I decided to go back to the storm drain area to see if I could find the third duckling when I heard loud chirping near the grate. Perhaps the other duckling was nearby in the shrubs! Perhaps I could save it as well! As I neared the drain however the voices and volume increased. I looked down into the sewer to see not one, but eight trapped stranded ducklings in the hole. So this is what held the mother fast. And this is what captured the young woman so..
Realizing the storm drain cover would not budge, I crossed the street and was met by a woman from the credit union who had watched the whole dilemma unfold. She pointed toward the creek and frowned. I turned to see the mother duck returning with the two ducklings in tow once more, and it all became clear: eight ducklings trapped in the hole, the mother unwilling and biologically unable to leave them, four lanes of rush hour traffic unyielding, a grate that was locked and could not be lifted, and that would be that; a gruesome road kill end was at hand for the mother, the two ducklings would then succumb as well beneath the tires of busy motorists, the eight baby ducks in the drain would die eventually from hunger and thirst, and that would be it.
I dialed 911 with one last gasp only to be informed that the grate could not be removed to save the ducklings unfortunately. "At least you tried," the woman from the credit union consoled me, "at least you tried." My heart sank into my stomach for the last time.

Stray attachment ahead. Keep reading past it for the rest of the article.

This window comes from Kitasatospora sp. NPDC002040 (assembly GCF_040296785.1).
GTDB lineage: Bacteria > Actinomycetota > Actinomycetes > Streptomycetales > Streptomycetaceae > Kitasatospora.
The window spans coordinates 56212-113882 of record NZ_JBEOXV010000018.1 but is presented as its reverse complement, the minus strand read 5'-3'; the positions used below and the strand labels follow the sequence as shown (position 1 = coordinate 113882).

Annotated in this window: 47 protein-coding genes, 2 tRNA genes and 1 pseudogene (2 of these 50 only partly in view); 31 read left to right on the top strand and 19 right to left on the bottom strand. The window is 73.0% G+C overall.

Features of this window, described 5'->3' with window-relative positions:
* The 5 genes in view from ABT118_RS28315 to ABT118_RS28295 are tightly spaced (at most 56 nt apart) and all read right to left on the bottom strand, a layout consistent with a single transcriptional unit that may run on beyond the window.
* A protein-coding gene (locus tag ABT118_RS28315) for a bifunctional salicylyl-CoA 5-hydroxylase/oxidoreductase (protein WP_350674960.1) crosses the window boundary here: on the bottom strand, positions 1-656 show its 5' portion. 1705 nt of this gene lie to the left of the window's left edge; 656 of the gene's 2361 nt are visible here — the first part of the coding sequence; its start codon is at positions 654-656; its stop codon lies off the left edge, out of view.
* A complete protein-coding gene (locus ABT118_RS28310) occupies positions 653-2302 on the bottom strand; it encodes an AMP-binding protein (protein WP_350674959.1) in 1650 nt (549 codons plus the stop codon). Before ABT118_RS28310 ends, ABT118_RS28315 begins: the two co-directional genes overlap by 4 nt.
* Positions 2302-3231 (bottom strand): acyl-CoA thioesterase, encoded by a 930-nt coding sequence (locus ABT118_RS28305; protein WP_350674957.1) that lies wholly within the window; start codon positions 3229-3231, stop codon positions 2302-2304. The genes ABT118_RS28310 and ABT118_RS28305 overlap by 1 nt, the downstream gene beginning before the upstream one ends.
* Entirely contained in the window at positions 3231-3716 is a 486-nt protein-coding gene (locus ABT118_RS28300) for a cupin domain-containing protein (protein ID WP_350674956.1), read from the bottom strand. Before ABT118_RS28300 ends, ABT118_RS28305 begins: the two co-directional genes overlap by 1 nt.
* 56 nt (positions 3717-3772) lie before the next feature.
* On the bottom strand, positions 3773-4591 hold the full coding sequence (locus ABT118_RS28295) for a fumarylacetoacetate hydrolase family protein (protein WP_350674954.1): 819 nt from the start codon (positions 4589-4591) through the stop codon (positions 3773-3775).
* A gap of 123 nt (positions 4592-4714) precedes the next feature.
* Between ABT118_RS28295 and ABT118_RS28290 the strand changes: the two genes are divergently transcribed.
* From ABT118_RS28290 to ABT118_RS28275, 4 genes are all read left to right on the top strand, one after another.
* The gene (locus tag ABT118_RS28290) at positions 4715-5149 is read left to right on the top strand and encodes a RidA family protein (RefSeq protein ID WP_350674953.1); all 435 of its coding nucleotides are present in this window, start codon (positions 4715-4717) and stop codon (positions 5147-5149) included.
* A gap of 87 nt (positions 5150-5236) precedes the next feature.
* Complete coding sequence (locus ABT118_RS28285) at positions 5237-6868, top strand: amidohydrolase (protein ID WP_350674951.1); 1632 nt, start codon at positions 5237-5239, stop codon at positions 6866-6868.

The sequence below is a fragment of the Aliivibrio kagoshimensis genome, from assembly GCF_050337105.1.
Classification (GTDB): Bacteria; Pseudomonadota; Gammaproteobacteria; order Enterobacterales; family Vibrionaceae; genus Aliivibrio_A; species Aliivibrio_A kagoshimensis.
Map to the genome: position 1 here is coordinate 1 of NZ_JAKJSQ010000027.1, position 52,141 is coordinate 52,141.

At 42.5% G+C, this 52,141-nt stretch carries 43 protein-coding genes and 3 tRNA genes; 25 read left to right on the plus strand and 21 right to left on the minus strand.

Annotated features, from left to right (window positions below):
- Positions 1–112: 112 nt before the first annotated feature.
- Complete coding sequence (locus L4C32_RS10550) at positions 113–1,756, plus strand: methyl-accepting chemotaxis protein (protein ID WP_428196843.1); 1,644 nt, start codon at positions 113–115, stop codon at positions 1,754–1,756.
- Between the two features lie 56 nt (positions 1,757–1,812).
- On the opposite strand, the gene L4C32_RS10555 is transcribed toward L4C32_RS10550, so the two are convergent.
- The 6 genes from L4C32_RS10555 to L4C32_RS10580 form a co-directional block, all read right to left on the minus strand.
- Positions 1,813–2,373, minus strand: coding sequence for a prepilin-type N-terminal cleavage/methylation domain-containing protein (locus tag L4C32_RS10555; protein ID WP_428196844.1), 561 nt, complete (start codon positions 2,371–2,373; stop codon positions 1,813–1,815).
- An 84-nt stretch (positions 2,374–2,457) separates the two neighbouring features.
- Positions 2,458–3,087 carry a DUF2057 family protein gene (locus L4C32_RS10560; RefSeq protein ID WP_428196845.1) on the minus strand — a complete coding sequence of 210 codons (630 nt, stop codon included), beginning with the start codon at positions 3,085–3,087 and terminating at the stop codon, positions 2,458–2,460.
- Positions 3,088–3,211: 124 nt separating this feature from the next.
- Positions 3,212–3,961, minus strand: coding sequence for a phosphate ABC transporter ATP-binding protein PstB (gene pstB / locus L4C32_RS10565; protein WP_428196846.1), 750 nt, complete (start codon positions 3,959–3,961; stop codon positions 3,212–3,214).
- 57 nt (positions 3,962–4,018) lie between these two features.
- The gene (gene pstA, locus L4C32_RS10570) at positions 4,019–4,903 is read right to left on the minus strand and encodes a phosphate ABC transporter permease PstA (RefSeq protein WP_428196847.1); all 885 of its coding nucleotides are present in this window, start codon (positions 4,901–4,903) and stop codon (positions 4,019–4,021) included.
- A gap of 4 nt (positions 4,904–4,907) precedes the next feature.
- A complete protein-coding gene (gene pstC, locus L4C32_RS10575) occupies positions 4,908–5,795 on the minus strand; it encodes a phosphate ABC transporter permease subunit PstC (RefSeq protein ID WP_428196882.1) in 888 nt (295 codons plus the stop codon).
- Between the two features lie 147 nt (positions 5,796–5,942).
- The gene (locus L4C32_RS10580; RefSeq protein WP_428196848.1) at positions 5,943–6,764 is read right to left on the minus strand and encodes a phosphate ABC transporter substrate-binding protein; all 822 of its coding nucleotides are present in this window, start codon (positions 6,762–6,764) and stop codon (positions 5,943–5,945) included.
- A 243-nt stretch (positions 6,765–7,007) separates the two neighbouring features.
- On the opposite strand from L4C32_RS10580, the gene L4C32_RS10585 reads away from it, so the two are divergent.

But just then I looked up, and there was the young woman who had walked away earlier! She was carrying a box and a three foot-long clawed gripping device of some sort! She had walked off to the Target store a quarter mile down the road, apparently purchased the best tool available, and returned! My heart rose first back into my chest, and then upward into my throat! "Whatever it takes now," I thought. "Whatever it takes."
While the credit union woman kept the mother from returning from across the street, this brave young woman lay down at the curb and reached down into the drain with the clawed tool and, as I shielded her head from the oncoming traffic with my presence in the busy road, she began to pull the ducklings one by one, and twice two by two, up from their hopeless trap, blindly holding each out at arms length for me to grasp and deposit into the waiting box, before pursuing back down into the sewer for the next. When the last of the eight was hoisted from the drain, we ran across the street together, where the mother could hear her babies crying closer now; her excitement was palpable. We hurried to the top of the hill, where the four of us (the young woman, myself, the woman from the credit union, plus an onlooker who had enthusiastically rooted us on the entire time) emptied the eight ducklings from the box where they quickly joined the mother and two siblings; a family once more. The mother and her 10 babies then scampered down the hill to their watery safety. To watch them all swim away was the thrill of a lifetime. We all hugged and shook hands. "You did it!" I said to the young woman, my voice quavering with emotion. A bit stunned to be sure, we all smiled, nodded, and went our separate ways, back into our lives.
What did I learn from this experience? That even the most mundane and routine moments can suddenly become amazing life and death drama, that given a choice, it's better to get involved when someone's in trouble than it is the alternative, that the inherent love and devotion of a mother duck is overwhelming, absolute and true, and that one courageous woman with an heroic heart and a mind made up, is better and made more strong, than a thousand cars.
- R.J. Gronewold; Minneapolis, 7.7.07.